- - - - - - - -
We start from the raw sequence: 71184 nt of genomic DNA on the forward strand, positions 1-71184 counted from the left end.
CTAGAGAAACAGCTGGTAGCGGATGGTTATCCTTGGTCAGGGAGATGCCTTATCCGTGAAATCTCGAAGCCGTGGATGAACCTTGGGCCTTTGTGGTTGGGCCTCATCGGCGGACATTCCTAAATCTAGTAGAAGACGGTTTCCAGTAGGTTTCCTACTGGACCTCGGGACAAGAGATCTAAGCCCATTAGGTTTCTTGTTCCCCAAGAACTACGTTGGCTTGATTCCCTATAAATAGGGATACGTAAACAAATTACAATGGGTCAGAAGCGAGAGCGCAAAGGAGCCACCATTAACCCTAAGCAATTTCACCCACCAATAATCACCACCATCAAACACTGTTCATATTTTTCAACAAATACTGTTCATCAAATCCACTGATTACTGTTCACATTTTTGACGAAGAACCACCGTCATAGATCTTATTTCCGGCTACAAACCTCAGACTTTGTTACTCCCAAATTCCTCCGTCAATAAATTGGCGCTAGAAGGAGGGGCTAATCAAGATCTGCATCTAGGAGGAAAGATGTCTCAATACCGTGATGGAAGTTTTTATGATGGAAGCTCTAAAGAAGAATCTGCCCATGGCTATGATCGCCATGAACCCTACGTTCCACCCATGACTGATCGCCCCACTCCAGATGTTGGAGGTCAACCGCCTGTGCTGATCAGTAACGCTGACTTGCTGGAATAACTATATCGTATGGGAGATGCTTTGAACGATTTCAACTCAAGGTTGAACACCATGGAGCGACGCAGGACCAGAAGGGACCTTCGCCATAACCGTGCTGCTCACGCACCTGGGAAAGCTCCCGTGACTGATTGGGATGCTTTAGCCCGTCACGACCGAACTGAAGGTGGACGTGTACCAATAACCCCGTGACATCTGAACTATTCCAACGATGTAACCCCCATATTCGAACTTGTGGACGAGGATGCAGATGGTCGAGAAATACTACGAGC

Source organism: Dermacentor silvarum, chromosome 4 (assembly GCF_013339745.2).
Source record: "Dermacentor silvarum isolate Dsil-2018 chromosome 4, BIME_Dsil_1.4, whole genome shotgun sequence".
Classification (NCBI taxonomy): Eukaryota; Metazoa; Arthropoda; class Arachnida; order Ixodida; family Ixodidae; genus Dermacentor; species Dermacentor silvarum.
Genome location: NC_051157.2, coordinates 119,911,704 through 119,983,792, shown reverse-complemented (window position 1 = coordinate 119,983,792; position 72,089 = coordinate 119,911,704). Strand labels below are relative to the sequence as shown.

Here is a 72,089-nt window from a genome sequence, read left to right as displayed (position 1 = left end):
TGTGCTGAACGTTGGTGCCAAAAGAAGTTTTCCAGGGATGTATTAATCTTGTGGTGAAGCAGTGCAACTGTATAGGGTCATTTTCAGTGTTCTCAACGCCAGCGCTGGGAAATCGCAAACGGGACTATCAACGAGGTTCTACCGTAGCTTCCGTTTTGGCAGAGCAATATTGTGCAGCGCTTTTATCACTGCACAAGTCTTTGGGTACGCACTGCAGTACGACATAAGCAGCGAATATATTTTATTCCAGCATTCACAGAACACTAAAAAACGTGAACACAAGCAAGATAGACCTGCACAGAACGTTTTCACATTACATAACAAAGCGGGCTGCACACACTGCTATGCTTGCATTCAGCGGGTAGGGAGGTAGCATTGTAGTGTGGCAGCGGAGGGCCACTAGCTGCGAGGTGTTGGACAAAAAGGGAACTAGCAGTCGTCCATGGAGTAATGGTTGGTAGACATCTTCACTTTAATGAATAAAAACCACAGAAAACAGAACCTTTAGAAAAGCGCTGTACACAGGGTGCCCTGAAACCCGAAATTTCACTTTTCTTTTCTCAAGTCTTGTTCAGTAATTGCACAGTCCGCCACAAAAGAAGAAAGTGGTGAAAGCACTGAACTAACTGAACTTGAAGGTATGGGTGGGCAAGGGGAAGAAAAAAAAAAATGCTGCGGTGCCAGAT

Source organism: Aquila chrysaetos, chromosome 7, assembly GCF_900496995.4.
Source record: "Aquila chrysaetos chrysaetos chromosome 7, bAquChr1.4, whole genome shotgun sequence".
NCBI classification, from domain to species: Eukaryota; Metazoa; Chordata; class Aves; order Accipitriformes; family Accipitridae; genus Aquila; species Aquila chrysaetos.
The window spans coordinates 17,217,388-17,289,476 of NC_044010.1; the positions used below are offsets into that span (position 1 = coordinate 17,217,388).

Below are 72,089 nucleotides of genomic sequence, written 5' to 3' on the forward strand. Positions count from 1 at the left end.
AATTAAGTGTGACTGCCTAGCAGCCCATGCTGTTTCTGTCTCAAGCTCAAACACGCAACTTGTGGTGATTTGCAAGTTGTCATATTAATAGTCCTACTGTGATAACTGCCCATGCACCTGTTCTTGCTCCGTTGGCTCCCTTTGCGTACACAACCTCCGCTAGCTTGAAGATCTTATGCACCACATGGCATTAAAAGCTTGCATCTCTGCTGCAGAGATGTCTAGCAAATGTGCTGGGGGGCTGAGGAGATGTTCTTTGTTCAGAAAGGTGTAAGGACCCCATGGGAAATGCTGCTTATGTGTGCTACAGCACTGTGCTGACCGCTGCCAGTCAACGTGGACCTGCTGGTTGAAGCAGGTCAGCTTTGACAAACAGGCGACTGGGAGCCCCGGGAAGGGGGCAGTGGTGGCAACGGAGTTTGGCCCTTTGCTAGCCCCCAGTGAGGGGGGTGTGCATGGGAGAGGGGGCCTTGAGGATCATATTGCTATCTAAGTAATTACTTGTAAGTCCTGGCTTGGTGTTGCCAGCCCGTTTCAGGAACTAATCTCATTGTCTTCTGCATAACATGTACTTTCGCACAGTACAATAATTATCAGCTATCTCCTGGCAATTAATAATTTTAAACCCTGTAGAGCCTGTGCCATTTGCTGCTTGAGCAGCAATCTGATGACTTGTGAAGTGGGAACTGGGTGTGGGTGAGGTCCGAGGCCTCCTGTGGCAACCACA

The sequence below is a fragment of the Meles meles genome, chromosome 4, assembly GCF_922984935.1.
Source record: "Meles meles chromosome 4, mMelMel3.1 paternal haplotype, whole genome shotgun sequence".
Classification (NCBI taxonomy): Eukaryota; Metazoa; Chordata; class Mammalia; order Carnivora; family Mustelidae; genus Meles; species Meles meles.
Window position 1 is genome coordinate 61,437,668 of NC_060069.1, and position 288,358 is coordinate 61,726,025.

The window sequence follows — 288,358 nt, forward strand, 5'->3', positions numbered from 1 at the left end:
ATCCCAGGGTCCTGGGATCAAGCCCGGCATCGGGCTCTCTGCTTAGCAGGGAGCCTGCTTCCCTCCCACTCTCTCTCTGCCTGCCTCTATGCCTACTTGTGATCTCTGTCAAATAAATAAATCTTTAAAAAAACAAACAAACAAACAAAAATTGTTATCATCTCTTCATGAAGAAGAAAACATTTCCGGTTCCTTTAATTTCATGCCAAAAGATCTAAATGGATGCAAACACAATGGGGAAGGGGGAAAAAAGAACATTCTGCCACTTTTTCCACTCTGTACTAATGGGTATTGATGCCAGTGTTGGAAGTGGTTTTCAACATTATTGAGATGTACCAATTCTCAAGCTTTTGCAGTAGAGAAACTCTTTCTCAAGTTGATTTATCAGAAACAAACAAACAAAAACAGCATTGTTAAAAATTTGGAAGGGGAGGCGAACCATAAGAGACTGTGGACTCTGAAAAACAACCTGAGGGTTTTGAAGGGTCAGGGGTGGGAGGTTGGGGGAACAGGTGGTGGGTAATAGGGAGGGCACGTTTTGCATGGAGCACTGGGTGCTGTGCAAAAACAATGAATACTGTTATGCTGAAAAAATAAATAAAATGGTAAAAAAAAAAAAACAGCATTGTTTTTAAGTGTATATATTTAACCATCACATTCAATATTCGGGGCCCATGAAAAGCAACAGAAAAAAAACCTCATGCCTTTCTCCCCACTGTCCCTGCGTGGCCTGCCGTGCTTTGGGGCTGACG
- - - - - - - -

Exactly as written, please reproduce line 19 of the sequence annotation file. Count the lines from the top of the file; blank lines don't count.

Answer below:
The window sequence follows — 288,358 nt, forward strand, 5'->3', positions numbered from 1 at the left end: